What is the relative cost of the two approaches? The longer the deferral period, the greater the cost of an unfunded plan relative to a tax-equalized funded plan--assuming different tax rates also will affect the cost comparison. At higher employer tax rates (i.e., more than 34 percent), the cost of a tax-equalized funded plan drops compared to an unfunded plan. Conversely, at a zero percent tax rate, the cost of an unfunded plan decreases and the cost of a funded plan increases. An unfunded plan, therefore, may be more suitable for tax-exempt employers. At higher employee tax rates (i.e., more than 28 percent), the cost of a tax-equalized funded plan increases slightly.
Choose from three funding methods
Three important methods for funding nonqualified plans are secular trusts, annuities, and life insurance.
A secular trust, some say governed by rules in Section 402(b) of the tax code, is an irrevocable trust with separate employee accounts. (It is referred to as a "secular" trust to distinguish it from a "rabbi" trust.) Thus, it is more suitable for defined contribution plans than defined benefit plans, which typically are funded and administered on an aggregate basis.
Secular trusts offer employers a greater degree of investment flexibility than do annuities or life insurance. One disadvantage of a secular trust is that earnings are taxable to the executive as soon as they become available (unless funds are invested in tax-exempt bonds). Under annuity and insured arrangements, earnings are tax deferred.
Expenses associated with a secular trust include the cost of trust administration and investment management. However, unlike insured and annuity arrangements, secular trusts do not have any expenses related to agent commissions or risk charges.
Annuities will provide employee retirement benefits under Section 403(c) of the tax code. An employer purchases annuity contracts for selected executives in order to supplement either a defined benefit or a defined contribution plan. If the supplemental promise is a defined benefit, fixed annuities are purchased based on the benefit accrued at the time of purchase. Additional annuities are purchased for future accruals under the plan. If the arrangement is a defined contribution, a variable annuity is purchased based on the amount of the defined contribution at the time of purchase. The same variable annuity contract can be used for future contributions. Variable annuities are offered with a guarantee of principal and fixed interest or with equity-type products similar to mutual funds.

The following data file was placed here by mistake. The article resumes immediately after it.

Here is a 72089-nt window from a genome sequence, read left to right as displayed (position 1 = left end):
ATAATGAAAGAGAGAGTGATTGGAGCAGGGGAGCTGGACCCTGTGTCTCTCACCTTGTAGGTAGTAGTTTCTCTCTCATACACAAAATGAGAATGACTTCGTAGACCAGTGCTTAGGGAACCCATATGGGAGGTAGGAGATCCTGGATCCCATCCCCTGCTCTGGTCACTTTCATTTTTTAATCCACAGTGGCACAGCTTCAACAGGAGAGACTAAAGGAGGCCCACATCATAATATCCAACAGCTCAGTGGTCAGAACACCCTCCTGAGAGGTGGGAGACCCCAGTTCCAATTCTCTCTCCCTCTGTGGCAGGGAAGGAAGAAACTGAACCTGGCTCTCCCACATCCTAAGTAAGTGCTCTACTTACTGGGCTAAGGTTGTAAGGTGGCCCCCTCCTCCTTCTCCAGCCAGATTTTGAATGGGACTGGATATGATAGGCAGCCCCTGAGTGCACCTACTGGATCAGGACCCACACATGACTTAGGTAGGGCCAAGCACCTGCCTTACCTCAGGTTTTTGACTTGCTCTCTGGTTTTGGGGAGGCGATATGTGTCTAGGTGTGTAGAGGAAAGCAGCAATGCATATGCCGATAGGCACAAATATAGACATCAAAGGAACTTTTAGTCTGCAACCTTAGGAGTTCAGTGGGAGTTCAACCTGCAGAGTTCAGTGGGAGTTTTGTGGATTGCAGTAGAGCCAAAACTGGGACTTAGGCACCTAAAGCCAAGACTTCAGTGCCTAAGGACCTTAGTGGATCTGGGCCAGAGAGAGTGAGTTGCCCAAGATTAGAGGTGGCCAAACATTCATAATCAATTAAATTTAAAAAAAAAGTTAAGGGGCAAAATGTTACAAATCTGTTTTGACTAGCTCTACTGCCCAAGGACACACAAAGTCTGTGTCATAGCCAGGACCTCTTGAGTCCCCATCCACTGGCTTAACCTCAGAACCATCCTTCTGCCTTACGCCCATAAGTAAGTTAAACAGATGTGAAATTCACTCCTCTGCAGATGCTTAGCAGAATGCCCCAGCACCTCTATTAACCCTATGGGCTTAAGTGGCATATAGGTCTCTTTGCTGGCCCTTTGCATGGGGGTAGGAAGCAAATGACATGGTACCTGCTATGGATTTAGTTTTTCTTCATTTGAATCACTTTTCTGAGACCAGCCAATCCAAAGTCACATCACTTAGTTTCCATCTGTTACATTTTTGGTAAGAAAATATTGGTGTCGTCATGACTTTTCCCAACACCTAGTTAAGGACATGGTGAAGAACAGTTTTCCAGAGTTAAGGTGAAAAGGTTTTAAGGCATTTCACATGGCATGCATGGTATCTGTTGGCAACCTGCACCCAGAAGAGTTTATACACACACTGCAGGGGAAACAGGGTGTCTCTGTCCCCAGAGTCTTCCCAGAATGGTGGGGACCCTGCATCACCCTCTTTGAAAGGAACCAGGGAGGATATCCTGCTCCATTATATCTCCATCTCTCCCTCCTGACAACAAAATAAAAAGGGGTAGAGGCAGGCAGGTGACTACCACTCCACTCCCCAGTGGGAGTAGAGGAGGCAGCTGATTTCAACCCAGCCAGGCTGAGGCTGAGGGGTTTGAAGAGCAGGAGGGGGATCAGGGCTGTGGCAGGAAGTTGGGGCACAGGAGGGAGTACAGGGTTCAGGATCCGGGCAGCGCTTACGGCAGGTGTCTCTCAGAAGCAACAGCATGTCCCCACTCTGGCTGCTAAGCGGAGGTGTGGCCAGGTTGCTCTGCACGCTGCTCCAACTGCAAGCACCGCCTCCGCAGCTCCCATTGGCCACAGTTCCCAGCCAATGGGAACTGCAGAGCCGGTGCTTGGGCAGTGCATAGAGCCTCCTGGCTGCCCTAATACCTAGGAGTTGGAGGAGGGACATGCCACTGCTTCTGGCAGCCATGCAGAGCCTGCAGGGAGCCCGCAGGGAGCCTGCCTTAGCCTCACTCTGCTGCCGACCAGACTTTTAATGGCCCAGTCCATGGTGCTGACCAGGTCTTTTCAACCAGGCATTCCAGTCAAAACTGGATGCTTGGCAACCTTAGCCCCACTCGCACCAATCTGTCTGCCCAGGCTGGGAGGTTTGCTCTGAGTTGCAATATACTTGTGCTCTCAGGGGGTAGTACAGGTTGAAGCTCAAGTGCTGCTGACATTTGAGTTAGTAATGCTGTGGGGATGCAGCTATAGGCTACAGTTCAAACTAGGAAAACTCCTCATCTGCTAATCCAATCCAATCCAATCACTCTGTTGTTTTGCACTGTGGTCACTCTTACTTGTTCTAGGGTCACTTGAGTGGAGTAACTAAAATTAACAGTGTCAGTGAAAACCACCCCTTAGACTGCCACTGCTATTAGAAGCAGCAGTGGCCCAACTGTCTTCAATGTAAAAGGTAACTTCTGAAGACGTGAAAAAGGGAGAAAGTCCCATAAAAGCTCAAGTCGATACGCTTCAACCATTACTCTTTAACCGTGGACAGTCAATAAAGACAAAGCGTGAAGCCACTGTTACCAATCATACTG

What is the primary advantage of annuities? It is the tax-deferred inside build-up of earnings, for both fixed and variable types, although the initial amount paid for the annuity is taxed to the employee when purchased. Another advantage is that an insurance company guarantees the benefit against any losses. On the downside, investment flexibility is limited to the offerings of the insurance carrier. And, since most supplemental plans cover small groups of employees, fixed annuities that allow the employer to participate in gains and losses relating to mortality and interest assumptions usually are not available.
The cost of annuities includes a small commission to an agent and, in some states, premium taxes. Other charges relate to benefit guarantees and investment management. Administrative costs for annuities are lower than for a secular trust to the extent that investments and disbursements are handled as part of regular operations.
Life insurance is also used to fund nonqualified plans. An employer purchases the insurance and retains ownership of the pure term element, while cash value ownership is assigned to the executive. The cash value of a life insurance policy is better suited to a defined contribution plan than a defined benefit plan.
Like annuities, the inside build-up of life insurance earnings is tax deferred. Moreover, if the benefit is received as death proceeds by an executive's beneficiary, the earnings are tax free. In addition, the cash value of the insurance may be borrowed by the executive before or after retirement without incurring taxation. However, Congress continues to scrutinize this tax advantage and may legislate a cutback in the attractiveness of these products sometime in the future.
Investment flexibility with life insurance also is limited to the products offered by insurance carriers. Universal life policies, however, are offering an increasing variety of investment vehicles. This, in addition to the fact that the cash value is clearly separate from the pure insurance element, makes universal life insurance an appealing insurance product for funded plans.
A major disadvantage of life insurance as a funding approach is the additional cost incurred for the pure term insurance element. In addition, agent commissions for life insurance can be quite substantial--especially in the first year. But perhaps the biggest disadvantage is the uncertain future of life insurance as a flexible investment tax shelter.
A philosophical decision
What are an employer's objectives and philosophical approach regarding executive benefits? That remains paramount in determining whether to fund or not to fund a nonqualified plan. In light of new benefit security needs and balance sheet requirements, employers may wish to reexamine this question. Based on the reevaluation, a funded plan may be best suited to meet the future benefit obligations created by nonqualified plans.
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|Title Annotation:||Supplemental Executive Retirement Plans|
|Date:||Jan 1, 1989|